• I drive an electric scooter and compared to a gas scooter, the electric version is much less prone to breaking down. I assume this is similar to the situation with an electric car. All the lost energy in the form of heat is absorbed by the moving metal parts of an engine. With electric vehicles, the motor is often sealed and the likelihood of needing a repair is lower. Tires are a different story – but much less important than the motor.

    • PHEVs have a lot less wear on the brakes, transmission, and the gasoline engine if it has one.

  • “Avoid … auto repair bills”

    You still have basic maintenance costs – tires, breaks etc.

    I doubt the battery is covered (10~15k) – Not to mention when something breaks out of warranty…..

    • Agreed — I’ve had to fix all kinds of things on my car/s over the years. I can’t remember ever having to fix something with the fuel system though. Battery, yeah, but that’s only $90-$100. And once I needed an alternator. Once, in almost 15 years of having a car.

      All my stuff has been muffler, new brakes, new rotors a few times, air conditioning, new tires, new windshield, etc.

      • I was referring to the electric car’s battery – those are a lot more hefty, expensive and complex then a regular auto’s 12v 😉

    • I’m guessing they were comparing the auto repair bills to those of a 1997 Oldsmobuick. Which are probably astronomical.

    • This is a very good point: check what is covered and know how much it will cost if you have to pay yourself. Read the warranty carefully on these new technology cars. I’ve loved my hybrid Ford Escape, but the “hybrid system warranty” is absolutely worthless. Two repairs, both on parts that are unique only to the hybrid system, neither of them covered, $2100 out of pocket.

  • What everyone else says. I’m not even sure I’d get a Volt without a place to charge it at home. Until then get a hybrid or the TDI. Do you really want to hang out for hours at 14th and U waiting for your car to recharge? I mean, there are a lot of bars nearby, but still…..

  • I feel like I read someplace that one of the downsides to owning an electric or hybrid car is the high repair costs. Since the technology (at least in cars) is relatively new, compared to fuel consuming cars, the repair costs tend to be higher. Don’t know if that’s still the case, but might be worth looking up on Google or something.

    In any case, I certainly would disagree with OP’s statement that “we’ll avoid fuel costs and auto repair bills”. There is no such thing as avoiding auto repair bills, no matter what kind of car you drive.

  • Wait a second. Electric cars have no “auto repair bills”? Someone alert the laws of physics that the Nissan Leaf has defeated entropy.

    • Someone alert Jimmy Crack Corn that they are clearly comparing the auto repair bills of the ’97 olds to a new car.

      • You won’t “avoid” auto repair costs with a new car–things break down. Hopefully, you’ll need repairs less frequently compared to a ’97 oldsmobile, but the repairs are probably now going to cost more when you do need them.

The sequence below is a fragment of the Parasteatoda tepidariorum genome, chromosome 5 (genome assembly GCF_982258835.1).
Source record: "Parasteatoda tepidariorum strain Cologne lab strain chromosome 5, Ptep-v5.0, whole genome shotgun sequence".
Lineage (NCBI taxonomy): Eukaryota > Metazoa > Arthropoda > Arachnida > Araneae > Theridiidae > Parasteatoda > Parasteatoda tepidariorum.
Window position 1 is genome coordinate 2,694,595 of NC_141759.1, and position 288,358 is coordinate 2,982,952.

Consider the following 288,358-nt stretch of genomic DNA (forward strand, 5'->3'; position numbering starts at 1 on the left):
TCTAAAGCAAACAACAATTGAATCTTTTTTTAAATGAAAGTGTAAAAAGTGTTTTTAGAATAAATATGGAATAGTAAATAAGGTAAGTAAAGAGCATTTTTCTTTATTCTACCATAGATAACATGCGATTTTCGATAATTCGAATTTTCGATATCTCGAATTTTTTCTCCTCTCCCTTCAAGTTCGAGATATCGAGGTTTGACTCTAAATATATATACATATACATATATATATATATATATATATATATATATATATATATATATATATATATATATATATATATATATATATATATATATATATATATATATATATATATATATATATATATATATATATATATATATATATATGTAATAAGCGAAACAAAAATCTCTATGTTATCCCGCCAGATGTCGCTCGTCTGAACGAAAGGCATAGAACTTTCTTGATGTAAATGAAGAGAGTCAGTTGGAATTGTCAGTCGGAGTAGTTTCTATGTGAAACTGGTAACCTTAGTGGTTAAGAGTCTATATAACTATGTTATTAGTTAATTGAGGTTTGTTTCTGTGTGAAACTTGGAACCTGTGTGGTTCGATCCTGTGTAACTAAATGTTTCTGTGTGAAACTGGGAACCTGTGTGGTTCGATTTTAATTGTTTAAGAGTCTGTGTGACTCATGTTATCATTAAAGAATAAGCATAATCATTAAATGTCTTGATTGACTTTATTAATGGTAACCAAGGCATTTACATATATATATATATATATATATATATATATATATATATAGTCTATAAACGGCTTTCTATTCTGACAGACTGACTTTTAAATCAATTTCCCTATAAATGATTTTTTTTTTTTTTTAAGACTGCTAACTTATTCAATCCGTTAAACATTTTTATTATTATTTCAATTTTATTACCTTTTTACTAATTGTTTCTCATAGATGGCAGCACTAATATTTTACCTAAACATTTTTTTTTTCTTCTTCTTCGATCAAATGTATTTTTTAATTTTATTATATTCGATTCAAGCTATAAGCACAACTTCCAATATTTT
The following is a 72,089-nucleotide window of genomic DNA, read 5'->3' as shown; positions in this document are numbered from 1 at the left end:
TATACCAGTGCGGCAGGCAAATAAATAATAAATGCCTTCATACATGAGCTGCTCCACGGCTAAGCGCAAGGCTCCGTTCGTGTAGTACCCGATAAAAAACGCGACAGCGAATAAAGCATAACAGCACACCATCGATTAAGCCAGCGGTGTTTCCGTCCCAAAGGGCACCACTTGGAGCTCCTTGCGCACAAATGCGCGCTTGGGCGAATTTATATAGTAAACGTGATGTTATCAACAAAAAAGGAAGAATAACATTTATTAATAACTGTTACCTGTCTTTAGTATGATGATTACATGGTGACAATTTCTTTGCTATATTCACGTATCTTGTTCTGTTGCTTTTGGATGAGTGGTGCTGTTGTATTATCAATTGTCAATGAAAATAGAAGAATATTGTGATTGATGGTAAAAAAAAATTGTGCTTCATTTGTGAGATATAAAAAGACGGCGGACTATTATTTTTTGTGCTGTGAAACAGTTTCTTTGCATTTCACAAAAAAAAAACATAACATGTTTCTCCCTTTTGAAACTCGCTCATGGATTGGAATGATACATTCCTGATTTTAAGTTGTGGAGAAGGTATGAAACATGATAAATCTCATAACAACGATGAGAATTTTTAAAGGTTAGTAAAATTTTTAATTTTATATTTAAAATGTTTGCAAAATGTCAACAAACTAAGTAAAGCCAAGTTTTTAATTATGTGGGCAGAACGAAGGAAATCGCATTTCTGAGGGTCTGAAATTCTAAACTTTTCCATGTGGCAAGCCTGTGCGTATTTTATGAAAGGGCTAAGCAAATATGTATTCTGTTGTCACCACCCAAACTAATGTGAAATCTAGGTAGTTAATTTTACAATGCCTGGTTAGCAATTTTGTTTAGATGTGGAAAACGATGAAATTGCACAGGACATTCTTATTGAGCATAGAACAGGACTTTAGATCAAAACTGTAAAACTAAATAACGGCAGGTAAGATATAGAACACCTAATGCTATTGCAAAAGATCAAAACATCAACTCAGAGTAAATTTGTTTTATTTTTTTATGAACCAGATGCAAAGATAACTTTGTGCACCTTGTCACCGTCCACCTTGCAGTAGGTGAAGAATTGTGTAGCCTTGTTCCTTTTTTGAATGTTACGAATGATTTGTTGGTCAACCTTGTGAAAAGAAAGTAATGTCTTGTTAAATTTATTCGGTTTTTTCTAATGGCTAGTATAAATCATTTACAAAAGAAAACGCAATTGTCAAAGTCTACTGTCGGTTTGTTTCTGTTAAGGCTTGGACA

• To own a Nissan Leaf, you have to have a home where a charger could be installed. Nissan does not sell the Leaf to anyone who does not have a home or a car port without access to a 220-240v outlet where a charger is installed.

    I looked into it when it was launched and I don’t think they have changed the requirements since then.

    You should probably buy a Prius. It is also rumored that all 2012 Prii will be Plug-in Hybrids – Like the Chevy VOlt, so you might be better of waiting and buying that, since its a hybrid, and whenever you have access to a power outlet (Charging station/at work/friend’s place etc.), you can use electricity to charge your car.

    • I would be incredibly surprised if all the 2012s would be plug-ins. In fact, I’d bet a large sum of money against it, especially considering that the 2012s should be hitting the market sometime in the next few months and Toyota is only rolling out the PHEV in 15 states (MD is one, if anyone’s interested).

      I also don’t know if it makes any sense to buy a PHEV–even one with a limited range like the Prius–without a dedicated spot to charge it now or in the near future. That’s another $5-8k of technology that you may not be able to use; not small change for most people. You’re probably better off getting a standard Prius and waiting until your living situation changes–or until DC allows you to install a charger on the street.

  • Can you talk the city into giving you your own spot with a charger in front? if it.

  • COG is forming an Electric Vehicle Coalition to work through issues related to infrastructure for charging. There is lots of interest in this across the region. DC is one of the big markets for rolling out EVs nationwide.

    Places like Houston and Chicago have this deal where for $60-80/month you can get unlimited charging at a huge network of charging stations run by the company offering the deal. They guarantee you’ll never be more than 5 miles from a station. They also will provide you with home charging (unlimited as well).

    Until the infrastructure is really set up, go with something like the Volt which also has a small on-board generator that runs on gas. The Volt dealer I met said he’s run up like 3000 miles driven on less than a gallon of gas! I drove the car, it was quite nice. EVs rock.